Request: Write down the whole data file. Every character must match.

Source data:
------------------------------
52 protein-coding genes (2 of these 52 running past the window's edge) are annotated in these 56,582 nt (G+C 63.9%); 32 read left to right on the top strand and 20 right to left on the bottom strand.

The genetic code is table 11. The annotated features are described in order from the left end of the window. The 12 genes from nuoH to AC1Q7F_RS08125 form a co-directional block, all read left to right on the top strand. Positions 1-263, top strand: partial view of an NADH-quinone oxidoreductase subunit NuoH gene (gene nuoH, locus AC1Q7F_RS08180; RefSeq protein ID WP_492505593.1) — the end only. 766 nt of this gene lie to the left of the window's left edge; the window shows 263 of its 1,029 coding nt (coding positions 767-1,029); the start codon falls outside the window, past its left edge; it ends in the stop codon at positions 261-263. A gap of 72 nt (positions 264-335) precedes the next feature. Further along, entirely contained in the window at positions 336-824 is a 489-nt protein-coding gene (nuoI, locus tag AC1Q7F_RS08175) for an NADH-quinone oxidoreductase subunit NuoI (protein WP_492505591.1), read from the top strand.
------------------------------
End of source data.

52 protein-coding genes (2 of these 52 running past the window's edge) are annotated in these 56,582 nt (G+C 63.9%); 32 read left to right on the top strand and 20 right to left on the bottom strand.

The genetic code is table 11. The annotated features are described in order from the left end of the window. The 12 genes from nuoH to AC1Q7F_RS08125 form a co-directional block, all read left to right on the top strand. Positions 1-263, top strand: partial view of an NADH-quinone oxidoreductase subunit NuoH gene (gene nuoH, locus AC1Q7F_RS08180; RefSeq protein ID WP_492505593.1) — the end only. 766 nt of this gene lie to the left of the window's left edge; the window shows 263 of its 1,029 coding nt (coding positions 767-1,029); the start codon falls outside the window, past its left edge; it ends in the stop codon at positions 261-263. A gap of 72 nt (positions 264-335) precedes the next feature. Further along, entirely contained in the window at positions 336-824 is a 489-nt protein-coding gene (nuoI, locus tag AC1Q7F_RS08175) for an NADH-quinone oxidoreductase subunit NuoI (protein WP_492505591.1), read from the top strand.